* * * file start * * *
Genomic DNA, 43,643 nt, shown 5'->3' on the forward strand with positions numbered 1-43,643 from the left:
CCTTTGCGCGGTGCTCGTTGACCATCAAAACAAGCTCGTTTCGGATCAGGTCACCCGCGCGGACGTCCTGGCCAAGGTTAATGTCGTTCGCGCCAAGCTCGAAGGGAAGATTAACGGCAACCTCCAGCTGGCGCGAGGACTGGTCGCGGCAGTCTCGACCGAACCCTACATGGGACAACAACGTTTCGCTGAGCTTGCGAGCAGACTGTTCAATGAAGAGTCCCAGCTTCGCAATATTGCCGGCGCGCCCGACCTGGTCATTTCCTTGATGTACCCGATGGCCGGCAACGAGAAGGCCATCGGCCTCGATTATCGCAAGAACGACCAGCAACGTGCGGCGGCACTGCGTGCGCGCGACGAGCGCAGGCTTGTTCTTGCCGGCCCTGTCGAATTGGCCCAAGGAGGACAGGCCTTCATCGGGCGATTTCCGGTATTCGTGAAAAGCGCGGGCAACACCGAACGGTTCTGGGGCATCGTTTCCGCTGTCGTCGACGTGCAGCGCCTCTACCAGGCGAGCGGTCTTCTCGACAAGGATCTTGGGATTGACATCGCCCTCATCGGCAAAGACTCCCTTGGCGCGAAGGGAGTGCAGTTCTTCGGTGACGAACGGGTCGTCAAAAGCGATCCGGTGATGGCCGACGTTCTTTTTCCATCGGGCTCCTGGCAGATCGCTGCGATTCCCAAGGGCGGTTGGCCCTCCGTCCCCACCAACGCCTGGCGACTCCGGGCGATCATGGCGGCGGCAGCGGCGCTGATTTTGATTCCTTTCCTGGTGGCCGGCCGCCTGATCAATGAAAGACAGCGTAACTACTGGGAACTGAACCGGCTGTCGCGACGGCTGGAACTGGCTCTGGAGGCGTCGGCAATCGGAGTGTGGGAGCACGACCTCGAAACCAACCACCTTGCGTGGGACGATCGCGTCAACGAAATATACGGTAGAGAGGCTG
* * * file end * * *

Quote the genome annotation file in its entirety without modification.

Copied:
Genomic DNA, 43,643 nt, shown 5'->3' on the forward strand with positions numbered 1-43,643 from the left:
CCTTTGCGCGGTGCTCGTTGACCATCAAAACAAGCTCGTTTCGGATCAGGTCACCCGCGCGGACGTCCTGGCCAAGGTTAATGTCGTTCGCGCCAAGCTCGAAGGGAAGATTAACGGCAACCTCCAGCTGGCGCGAGGACTGGTCGCGGCAGTCTCGACCGAACCCTACATGGGACAACAACGTTTCGCTGAGCTTGCGAGCAGACTGTTCAATGAAGAGTCCCAGCTTCGCAATATTGCCGGCGCGCCCGACCTGGTCATTTCCTTGATGTACCCGATGGCCGGCAACGAGAAGGCCATCGGCCTCGATTATCGCAAGAACGACCAGCAACGTGCGGCGGCACTGCGTGCGCGCGACGAGCGCAGGCTTGTTCTTGCCGGCCCTGTCGAATTGGCCCAAGGAGGACAGGCCTTCATCGGGCGATTTCCGGTATTCGTGAAAAGCGCGGGCAACACCGAACGGTTCTGGGGCATCGTTTCCGCTGTCGTCGACGTGCAGCGCCTCTACCAGGCGAGCGGTCTTCTCGACAAGGATCTTGGGATTGACATCGCCCTCATCGGCAAAGACTCCCTTGGCGCGAAGGGAGTGCAGTTCTTCGGTGACGAACGGGTCGTCAAAAGCGATCCGGTGATGGCCGACGTTCTTTTTCCATCGGGCTCCTGGCAGATCGCTGCGATTCCCAAGGGCGGTTGGCCCTCCGTCCCCACCAACGCCTGGCGACTCCGGGCGATCATGGCGGCGGCAGCGGCGCTGATTTTGATTCCTTTCCTGGTGGCCGGCCGCCTGATCAATGAAAGACAGCGTAACTACTGGGAACTGAACCGGCTGTCGCGACGGCTGGAACTGGCTCTGGAGGCGTCGGCAATCGGAGTGTGGGAGCACGACCTCGAAACCAACCACCTTGCGTGGGACGATCGCGTCAACGAAATATACGGTAGAGAGGCTG